DERRICKSON: I think I had this conversation once with – I’ll tell you what’s really weird, I had completely forgotten about this and maybe I’m wrong, but it seems to me like Cargill and I had a conversation about this while we were making Sinister once about, why Ashley? Did they both see the film? And we talked about the possibility of doing a sequel if the kids would be young enough, if we did it right away we could do a movie about that, about how they had both seen it and one of them sort of fell into it and one of them didn’t. I vaguely remember that and that was probably the roots of our conversations that led to Sinister 2, so what do I think? I think yeah, there’s a really good chance that he was exposed to some of it, but was just like, ‘We shouldn’t be doing this.’ He backed away and wanted nothing to do with it.

How about the kill films? Is it tough coming up with those ideas or do you have some insanely long list of twisted ideas lying around somewhere?

DERRICKSON: I just have an insanely morbid, sick mind, I think. It’s fun to come up with them and not particularly hard. It was not the hardest part of writing that screenplay by any means. You know, it’s a pretty simple trick really, taking a good look at common domesticated environments and finding ways to contaminate them with supernatural murder. Once you realize that that’s really what you’re doing, it’s the juxtaposition of the creative violence with the normalcy of the environment that kind of makes those films what they are. What can we do in a house? What if it’s a house re-model, which everybody’s lived through. Okay, let’s electrocute some people. Once you’ve got that, you can write that scene. It’s not as hard as you’d think, at least not for us.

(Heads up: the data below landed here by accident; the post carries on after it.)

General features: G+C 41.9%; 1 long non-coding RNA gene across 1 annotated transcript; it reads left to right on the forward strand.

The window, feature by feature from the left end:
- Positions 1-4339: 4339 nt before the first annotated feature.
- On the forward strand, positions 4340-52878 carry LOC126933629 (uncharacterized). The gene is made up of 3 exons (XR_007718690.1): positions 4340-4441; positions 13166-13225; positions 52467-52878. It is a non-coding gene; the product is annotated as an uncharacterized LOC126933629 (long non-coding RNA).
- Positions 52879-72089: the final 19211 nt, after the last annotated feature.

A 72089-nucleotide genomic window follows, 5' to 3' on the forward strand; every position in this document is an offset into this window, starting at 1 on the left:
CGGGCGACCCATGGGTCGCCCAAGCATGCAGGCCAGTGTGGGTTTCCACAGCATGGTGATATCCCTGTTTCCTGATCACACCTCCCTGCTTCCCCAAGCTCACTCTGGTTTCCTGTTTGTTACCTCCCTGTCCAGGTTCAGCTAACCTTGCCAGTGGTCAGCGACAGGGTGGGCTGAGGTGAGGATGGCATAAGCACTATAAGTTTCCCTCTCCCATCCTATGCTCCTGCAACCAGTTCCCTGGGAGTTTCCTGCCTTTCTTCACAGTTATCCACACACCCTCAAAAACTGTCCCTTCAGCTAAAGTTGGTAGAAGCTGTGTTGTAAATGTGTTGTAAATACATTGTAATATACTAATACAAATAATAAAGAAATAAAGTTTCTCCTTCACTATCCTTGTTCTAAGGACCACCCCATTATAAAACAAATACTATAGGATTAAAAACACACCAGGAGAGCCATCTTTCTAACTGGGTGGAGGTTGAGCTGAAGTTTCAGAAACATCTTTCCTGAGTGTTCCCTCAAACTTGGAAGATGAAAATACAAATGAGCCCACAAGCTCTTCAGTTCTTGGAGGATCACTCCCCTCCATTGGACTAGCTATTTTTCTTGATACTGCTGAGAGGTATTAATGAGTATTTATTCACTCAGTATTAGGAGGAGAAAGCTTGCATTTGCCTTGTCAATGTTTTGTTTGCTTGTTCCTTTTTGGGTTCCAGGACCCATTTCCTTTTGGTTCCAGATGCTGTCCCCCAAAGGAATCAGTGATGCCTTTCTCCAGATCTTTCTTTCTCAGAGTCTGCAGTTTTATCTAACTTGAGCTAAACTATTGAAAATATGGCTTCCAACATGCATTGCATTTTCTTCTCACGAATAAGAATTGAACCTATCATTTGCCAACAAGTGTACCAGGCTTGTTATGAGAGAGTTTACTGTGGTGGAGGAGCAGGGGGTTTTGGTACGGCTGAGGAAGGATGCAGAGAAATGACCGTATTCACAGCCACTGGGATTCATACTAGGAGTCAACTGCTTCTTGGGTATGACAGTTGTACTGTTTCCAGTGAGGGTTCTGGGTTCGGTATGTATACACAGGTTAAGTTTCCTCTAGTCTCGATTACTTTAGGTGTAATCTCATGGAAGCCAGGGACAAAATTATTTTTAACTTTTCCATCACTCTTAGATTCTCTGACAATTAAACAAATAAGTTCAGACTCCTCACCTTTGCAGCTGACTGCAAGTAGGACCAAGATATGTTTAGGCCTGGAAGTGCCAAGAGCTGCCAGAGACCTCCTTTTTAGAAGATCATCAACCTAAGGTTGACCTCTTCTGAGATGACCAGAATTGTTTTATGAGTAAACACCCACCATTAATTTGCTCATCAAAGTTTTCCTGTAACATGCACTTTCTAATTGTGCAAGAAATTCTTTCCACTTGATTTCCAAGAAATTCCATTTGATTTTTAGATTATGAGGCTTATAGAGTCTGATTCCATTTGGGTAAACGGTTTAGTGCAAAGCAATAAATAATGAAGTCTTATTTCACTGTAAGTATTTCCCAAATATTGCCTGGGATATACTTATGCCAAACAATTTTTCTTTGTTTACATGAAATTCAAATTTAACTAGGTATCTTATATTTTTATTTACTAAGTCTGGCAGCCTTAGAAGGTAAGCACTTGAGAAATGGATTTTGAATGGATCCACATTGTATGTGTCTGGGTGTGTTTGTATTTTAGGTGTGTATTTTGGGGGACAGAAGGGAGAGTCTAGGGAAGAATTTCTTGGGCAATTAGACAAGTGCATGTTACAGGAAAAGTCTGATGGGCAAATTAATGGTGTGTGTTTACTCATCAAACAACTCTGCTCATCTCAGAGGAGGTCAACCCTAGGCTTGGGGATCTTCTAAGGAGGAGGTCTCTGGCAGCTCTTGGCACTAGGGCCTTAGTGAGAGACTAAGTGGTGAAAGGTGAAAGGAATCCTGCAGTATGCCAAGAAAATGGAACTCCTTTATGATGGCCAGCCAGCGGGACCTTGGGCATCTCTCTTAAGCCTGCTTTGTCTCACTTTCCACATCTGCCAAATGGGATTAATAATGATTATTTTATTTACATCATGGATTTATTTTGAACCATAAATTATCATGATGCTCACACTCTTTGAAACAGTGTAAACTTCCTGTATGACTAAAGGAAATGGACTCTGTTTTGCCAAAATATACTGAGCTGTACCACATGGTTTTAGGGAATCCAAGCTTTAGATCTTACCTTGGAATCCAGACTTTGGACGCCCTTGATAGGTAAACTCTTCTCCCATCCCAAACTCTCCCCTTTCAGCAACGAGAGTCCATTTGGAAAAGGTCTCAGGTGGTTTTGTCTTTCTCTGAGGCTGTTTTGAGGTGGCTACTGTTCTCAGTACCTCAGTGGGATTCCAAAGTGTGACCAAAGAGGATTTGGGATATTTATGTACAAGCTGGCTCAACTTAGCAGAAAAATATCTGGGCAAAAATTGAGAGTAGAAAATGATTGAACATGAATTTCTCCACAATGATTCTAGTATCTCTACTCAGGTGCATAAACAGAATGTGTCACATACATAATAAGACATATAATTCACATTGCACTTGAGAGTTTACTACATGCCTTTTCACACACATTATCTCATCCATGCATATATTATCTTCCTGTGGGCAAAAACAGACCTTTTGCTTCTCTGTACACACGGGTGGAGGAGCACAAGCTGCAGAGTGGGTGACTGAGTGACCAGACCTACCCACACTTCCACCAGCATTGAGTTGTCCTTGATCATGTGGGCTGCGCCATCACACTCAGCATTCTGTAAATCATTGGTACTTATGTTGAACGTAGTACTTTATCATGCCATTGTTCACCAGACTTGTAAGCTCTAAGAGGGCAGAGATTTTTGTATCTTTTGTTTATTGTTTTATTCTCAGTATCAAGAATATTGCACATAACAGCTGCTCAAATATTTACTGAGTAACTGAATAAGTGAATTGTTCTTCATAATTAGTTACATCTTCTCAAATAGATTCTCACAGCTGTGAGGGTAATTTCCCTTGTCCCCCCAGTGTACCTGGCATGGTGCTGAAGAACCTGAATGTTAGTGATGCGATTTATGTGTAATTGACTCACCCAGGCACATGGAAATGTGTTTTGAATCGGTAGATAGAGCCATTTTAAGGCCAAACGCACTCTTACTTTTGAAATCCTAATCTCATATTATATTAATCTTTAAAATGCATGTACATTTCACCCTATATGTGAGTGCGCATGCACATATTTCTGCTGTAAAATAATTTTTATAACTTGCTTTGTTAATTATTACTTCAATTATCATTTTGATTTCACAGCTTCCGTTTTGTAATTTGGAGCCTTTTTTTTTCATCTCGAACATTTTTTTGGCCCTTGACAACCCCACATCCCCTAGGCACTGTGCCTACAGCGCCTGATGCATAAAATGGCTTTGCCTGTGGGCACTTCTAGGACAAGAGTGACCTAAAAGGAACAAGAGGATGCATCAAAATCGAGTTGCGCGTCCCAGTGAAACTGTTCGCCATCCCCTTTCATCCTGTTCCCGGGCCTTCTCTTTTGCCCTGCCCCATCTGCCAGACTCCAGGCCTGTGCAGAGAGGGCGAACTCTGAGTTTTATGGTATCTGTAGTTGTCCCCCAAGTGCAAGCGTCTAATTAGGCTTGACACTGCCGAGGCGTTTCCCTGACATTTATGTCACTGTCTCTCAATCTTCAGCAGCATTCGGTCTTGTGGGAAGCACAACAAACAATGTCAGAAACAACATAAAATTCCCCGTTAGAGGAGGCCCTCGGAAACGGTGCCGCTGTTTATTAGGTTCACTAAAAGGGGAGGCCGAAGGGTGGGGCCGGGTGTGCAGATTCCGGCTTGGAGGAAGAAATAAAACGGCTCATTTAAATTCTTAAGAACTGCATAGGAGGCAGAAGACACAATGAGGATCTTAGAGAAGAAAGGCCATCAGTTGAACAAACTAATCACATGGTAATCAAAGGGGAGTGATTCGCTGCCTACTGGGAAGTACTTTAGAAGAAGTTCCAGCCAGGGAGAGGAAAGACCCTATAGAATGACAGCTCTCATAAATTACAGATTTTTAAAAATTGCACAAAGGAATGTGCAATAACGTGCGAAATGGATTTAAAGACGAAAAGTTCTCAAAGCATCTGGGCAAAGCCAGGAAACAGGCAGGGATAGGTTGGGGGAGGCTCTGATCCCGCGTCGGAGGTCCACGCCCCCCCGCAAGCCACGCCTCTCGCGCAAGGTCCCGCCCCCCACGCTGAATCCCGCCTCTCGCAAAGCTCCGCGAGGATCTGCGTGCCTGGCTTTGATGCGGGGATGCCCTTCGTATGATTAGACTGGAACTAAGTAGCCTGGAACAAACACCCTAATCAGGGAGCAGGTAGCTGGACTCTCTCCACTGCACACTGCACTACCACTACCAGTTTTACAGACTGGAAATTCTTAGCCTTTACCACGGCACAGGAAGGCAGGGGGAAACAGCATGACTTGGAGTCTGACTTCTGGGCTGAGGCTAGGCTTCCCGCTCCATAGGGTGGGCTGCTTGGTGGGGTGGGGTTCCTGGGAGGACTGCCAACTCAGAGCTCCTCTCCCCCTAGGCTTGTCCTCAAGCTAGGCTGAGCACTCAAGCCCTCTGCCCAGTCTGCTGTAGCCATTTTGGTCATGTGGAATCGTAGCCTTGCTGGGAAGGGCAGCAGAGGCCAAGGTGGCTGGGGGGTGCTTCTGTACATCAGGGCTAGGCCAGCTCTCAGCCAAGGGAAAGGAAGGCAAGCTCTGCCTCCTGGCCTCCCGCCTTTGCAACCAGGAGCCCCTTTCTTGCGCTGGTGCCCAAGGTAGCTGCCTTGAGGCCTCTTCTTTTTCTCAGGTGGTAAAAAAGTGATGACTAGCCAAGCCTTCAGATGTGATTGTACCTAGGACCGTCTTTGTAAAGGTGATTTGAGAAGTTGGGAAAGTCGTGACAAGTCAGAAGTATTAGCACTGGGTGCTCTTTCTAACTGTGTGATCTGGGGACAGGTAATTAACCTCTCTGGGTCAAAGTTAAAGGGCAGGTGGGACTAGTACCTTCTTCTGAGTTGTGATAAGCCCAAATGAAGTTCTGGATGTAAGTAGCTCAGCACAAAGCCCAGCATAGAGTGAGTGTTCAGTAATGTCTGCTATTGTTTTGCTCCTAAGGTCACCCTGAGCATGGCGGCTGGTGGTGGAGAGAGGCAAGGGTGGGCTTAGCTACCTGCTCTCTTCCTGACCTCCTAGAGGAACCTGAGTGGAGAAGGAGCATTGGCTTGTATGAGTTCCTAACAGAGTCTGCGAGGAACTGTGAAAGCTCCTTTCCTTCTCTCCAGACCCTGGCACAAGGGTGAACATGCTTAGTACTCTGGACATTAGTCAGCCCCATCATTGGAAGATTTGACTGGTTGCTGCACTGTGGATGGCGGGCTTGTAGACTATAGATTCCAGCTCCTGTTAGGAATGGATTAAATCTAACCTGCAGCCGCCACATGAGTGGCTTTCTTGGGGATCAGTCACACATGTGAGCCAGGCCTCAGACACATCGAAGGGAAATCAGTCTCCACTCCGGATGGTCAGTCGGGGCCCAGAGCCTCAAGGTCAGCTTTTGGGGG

Image via Focus Features

I know you probably don’t want to go ahead of yourself, but you do open up the possibility of Bughuul having an international presence. Have you given any thought to taking the series overseas in a future installment?

DERRICKSON: No, but that’s a good idea, and if we do that you can say that you were the first one to say it. [Laughs]

That I will!

DERRICKSON: We haven’t had any conversations about Sinister 3 yet. We try not to get too ahead of ourselves. I hope there’s a Sinister 3, but we’ll have to see how Sinister 2 does first.

How about the discussions of how much to show Bughuul? When the sequel was announced, I was worried that the thought process might be, the only way to make it scarier is to show more of him whereas you should probably strike a balance between showing him more than the first movie but not too much.

DERRICKSON: It’s 100% an issue of balance. I think we’ve all seen multiple movies that fall on both wrong sides of that balance. On the one hand, you can cut that franchise character out or cut him down so much and make the movie so much about something else that people who are paying to see the sequel aren’t satisfied because they didn’t get enough of what they paid to see. They came to see Bughuul and some kill films, that’s what Sinister was. But at the same time, and I think the more common tendency is to show too much and to expand the mythology in a way that demystifies the character or to show the character’s presence so much that it demystifies the character and once the character’s demystified, it’s not scaring you anymore. So you have to not do the exact same thing, you have to expand the mythology somewhat, but you can’t do [that] so much so that the audience is still left with questions and a sense of mystery about that franchise character.

doctor-strange-logoAbsolutely. Before we have to wrap up, I must squeeze in a question about Doctor Strange. I’m a big fan of your work as a horror filmmaker so I was wondering, can we expect to see any horror elements in that film?

DERRICKSON: Oh gosh, I wish I could answer questions about Doctor Strange, but I just can’t. I just really am sworn to secrecy. If I say anything, a sniper bullet will pierce the window and go right into my skull.

So does that mean you don’t have a cinematographer anymore?

DERRICKSON: [Laughs] That is 100% no comment! I do still have my cinematographer and he is absolutely awesome. But yeah, that’s very funny.